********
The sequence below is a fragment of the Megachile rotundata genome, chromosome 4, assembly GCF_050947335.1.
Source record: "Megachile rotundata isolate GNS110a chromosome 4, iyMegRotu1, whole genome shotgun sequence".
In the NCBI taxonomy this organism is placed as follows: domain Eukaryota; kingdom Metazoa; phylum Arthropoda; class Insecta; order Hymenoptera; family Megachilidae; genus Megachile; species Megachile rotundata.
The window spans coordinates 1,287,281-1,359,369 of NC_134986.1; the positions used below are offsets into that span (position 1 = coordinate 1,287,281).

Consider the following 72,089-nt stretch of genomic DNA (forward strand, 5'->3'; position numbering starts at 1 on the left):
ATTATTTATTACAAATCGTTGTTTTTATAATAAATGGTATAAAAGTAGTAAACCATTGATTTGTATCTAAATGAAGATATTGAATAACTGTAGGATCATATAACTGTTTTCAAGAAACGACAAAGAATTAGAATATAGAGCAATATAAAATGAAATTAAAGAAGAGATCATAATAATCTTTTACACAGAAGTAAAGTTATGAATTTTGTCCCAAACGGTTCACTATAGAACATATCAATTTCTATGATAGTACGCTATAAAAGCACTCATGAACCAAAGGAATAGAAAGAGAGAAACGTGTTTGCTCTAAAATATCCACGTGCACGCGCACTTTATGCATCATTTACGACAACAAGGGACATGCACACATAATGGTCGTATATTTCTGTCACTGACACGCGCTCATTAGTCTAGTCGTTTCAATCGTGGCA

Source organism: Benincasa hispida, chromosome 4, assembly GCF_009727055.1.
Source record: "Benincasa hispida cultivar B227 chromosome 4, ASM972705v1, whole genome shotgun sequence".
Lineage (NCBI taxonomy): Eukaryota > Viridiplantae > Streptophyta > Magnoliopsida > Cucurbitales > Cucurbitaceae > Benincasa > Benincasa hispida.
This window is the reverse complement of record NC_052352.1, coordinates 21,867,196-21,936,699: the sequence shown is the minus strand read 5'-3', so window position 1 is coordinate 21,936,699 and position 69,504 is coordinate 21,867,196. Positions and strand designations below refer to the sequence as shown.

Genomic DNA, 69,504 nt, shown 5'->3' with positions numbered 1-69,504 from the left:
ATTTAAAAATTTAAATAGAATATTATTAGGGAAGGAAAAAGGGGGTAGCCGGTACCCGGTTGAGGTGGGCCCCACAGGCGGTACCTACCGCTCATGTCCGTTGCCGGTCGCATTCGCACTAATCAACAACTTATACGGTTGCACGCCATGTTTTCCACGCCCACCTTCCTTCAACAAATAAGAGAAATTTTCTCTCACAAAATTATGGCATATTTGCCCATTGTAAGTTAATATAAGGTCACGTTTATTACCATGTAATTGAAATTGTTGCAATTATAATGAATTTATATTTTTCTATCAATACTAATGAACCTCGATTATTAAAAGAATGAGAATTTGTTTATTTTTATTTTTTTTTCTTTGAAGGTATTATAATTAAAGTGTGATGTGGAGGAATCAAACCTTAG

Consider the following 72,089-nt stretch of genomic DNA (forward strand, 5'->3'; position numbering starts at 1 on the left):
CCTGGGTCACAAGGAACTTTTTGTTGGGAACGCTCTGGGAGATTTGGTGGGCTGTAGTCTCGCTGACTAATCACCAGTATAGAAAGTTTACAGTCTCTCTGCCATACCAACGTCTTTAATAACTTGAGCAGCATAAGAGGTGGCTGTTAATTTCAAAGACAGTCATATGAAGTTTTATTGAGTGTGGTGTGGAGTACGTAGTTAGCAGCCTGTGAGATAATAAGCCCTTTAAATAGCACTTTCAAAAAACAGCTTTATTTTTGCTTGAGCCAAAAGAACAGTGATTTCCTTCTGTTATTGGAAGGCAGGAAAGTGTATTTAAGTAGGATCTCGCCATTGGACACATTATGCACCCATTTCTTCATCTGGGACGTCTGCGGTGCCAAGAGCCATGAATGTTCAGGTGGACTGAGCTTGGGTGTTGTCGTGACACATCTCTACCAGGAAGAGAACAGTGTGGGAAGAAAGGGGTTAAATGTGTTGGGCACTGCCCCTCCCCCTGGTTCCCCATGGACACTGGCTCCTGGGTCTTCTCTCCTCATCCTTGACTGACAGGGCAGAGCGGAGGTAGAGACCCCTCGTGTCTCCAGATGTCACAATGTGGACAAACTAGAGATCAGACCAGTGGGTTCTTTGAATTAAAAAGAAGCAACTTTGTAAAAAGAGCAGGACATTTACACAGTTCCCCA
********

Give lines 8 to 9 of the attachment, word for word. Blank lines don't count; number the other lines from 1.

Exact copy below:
Source record: "Benincasa hispida cultivar B227 chromosome 4, ASM972705v1, whole genome shotgun sequence".
Lineage (NCBI taxonomy): Eukaryota > Viridiplantae > Streptophyta > Magnoliopsida > Cucurbitales > Cucurbitaceae > Benincasa > Benincasa hispida.